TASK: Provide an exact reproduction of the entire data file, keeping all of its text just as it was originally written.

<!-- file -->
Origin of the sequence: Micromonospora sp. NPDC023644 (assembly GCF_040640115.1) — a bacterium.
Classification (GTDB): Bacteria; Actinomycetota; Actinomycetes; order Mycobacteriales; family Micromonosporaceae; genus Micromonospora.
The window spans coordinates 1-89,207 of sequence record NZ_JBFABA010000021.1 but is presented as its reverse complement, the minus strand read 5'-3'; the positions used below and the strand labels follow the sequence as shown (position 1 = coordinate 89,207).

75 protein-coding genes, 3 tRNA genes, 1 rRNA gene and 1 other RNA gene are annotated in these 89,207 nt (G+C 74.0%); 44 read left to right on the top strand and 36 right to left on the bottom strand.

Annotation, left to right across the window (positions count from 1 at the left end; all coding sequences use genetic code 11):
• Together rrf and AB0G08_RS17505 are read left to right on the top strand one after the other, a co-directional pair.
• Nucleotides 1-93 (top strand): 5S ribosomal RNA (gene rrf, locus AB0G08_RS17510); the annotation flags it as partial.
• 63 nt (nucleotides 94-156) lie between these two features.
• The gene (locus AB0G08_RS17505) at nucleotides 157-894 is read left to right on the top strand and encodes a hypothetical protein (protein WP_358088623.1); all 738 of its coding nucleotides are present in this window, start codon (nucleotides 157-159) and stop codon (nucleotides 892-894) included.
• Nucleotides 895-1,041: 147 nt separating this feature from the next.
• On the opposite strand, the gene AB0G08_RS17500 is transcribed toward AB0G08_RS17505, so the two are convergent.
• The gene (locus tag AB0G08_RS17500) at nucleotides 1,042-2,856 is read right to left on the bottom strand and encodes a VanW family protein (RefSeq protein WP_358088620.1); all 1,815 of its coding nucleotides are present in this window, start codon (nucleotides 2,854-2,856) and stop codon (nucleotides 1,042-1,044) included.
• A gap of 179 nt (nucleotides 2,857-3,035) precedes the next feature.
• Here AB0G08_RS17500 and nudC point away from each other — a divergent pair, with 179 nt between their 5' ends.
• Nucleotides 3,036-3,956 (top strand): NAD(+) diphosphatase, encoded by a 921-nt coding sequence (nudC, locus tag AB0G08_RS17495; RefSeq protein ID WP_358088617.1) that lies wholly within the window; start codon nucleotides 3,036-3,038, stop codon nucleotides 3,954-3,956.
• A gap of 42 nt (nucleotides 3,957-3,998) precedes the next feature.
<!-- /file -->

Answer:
Origin of the sequence: Micromonospora sp. NPDC023644 (assembly GCF_040640115.1) — a bacterium.
Classification (GTDB): Bacteria; Actinomycetota; Actinomycetes; order Mycobacteriales; family Micromonosporaceae; genus Micromonospora.
The window spans coordinates 1-89,207 of sequence record NZ_JBFABA010000021.1 but is presented as its reverse complement, the minus strand read 5'-3'; the positions used below and the strand labels follow the sequence as shown (position 1 = coordinate 89,207).

75 protein-coding genes, 3 tRNA genes, 1 rRNA gene and 1 other RNA gene are annotated in these 89,207 nt (G+C 74.0%); 44 read left to right on the top strand and 36 right to left on the bottom strand.

Annotation, left to right across the window (positions count from 1 at the left end; all coding sequences use genetic code 11):
• Together rrf and AB0G08_RS17505 are read left to right on the top strand one after the other, a co-directional pair.
• Nucleotides 1-93 (top strand): 5S ribosomal RNA (gene rrf, locus AB0G08_RS17510); the annotation flags it as partial.
• 63 nt (nucleotides 94-156) lie between these two features.
• The gene (locus AB0G08_RS17505) at nucleotides 157-894 is read left to right on the top strand and encodes a hypothetical protein (protein WP_358088623.1); all 738 of its coding nucleotides are present in this window, start codon (nucleotides 157-159) and stop codon (nucleotides 892-894) included.
• Nucleotides 895-1,041: 147 nt separating this feature from the next.
• On the opposite strand, the gene AB0G08_RS17500 is transcribed toward AB0G08_RS17505, so the two are convergent.
• The gene (locus tag AB0G08_RS17500) at nucleotides 1,042-2,856 is read right to left on the bottom strand and encodes a VanW family protein (RefSeq protein WP_358088620.1); all 1,815 of its coding nucleotides are present in this window, start codon (nucleotides 2,854-2,856) and stop codon (nucleotides 1,042-1,044) included.
• A gap of 179 nt (nucleotides 2,857-3,035) precedes the next feature.
• Here AB0G08_RS17500 and nudC point away from each other — a divergent pair, with 179 nt between their 5' ends.
• Nucleotides 3,036-3,956 (top strand): NAD(+) diphosphatase, encoded by a 921-nt coding sequence (nudC, locus tag AB0G08_RS17495; RefSeq protein ID WP_358088617.1) that lies wholly within the window; start codon nucleotides 3,036-3,038, stop codon nucleotides 3,954-3,956.
• A gap of 42 nt (nucleotides 3,957-3,998) precedes the next feature.